The Sierra Club (SC) and the Western Watersheds Project (WWP) have filed a lawsuit protesting the BLM’s decision to continue allowing livestock grazing on the Sonoran Desert National Monument (SDNM). I believe there is merit in the lawsuit, but the Friends of the Sonoran Desert National Monument (FSDNM) did not join in the suit.
The FSDNM in its comments on the Sonoran Desert National Monument Draft Resource Management Plan expressed concerns that continued grazing on the SDNM was not in the best interests of the monument’s resources. We favored the no grazing alternative in the Draft Resource Management Plan.
When the SDNM was proclaimed a monument in 2001 livestock grazing in the area south of Interstate 8 was banned through Presidential proclamation under the authority of the Antiquities Act of 1906. Many people believe the ban should have covered the entire monument. I agree, but apparently political considerations made a compromise necessary and the area north of Interstate 8 continues to have the potential for future grazing.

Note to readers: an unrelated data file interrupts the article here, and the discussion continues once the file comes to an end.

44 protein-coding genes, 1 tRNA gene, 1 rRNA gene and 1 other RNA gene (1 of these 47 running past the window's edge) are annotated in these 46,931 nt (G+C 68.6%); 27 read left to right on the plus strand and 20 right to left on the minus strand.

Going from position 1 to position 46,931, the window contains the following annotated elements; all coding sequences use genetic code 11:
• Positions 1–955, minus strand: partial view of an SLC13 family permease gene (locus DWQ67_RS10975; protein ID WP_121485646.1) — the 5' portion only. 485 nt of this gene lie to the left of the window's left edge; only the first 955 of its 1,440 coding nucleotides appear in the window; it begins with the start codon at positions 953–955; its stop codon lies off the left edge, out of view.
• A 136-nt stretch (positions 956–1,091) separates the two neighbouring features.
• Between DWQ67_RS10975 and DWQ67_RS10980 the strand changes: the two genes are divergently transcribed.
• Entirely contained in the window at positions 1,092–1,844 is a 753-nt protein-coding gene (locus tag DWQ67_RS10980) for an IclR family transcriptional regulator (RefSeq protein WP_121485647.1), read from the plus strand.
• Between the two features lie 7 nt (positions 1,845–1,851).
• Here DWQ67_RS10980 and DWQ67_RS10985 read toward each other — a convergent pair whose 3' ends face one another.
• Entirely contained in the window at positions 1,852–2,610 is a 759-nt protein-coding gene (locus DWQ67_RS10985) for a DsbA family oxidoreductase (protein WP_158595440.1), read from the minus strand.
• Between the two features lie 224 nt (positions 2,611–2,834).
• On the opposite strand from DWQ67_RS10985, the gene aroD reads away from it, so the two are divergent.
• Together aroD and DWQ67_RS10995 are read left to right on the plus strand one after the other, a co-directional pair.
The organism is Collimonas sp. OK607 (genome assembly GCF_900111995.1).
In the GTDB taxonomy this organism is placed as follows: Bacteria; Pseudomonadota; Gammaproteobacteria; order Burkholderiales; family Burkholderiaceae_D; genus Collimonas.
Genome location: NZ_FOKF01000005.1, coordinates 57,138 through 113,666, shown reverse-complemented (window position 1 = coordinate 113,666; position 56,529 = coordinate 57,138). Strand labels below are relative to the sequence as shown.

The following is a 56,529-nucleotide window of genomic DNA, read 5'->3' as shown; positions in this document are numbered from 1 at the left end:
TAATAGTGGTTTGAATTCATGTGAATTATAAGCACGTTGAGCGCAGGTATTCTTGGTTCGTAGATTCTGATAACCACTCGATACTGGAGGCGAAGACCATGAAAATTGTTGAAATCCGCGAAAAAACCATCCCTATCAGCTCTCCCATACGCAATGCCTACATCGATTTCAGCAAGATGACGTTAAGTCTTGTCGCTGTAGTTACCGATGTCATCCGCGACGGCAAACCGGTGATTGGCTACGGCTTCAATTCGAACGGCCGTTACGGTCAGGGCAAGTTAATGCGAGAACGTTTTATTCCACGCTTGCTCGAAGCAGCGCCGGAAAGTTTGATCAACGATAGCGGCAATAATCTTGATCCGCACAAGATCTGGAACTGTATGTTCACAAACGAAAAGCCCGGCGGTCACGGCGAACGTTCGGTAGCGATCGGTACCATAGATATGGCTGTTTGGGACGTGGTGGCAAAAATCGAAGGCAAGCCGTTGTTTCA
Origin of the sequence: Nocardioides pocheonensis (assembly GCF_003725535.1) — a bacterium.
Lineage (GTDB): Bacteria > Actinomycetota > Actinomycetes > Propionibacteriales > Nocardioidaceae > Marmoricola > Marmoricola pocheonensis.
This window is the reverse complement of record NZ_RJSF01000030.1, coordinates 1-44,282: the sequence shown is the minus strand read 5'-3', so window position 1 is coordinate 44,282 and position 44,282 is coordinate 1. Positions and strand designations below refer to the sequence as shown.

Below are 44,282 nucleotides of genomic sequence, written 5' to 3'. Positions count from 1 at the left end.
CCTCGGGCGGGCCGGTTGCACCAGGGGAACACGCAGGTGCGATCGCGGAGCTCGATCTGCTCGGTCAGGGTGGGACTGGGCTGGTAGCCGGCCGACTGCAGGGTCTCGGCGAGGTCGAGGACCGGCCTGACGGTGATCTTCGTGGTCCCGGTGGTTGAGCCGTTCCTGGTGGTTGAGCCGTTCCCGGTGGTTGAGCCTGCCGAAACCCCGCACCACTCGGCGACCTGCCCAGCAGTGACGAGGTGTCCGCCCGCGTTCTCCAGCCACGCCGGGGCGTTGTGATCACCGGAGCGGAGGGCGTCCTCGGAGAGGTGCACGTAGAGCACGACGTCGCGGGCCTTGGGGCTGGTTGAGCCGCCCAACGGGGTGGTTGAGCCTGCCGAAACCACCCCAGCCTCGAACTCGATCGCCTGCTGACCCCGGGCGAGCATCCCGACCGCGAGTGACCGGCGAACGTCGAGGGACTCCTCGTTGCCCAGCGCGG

The cattle I have seen in the vicinity of northern half of the monument since 2009 were on Arizona state land and the livestock I have observed south of Interstate 8, where all livestock grazing is banned, are trespass cattle and horses from the Tohono O’dham Nation south of the monument. Tohono O’dham livestock wonder into the monument through fences cut by drug smugglers.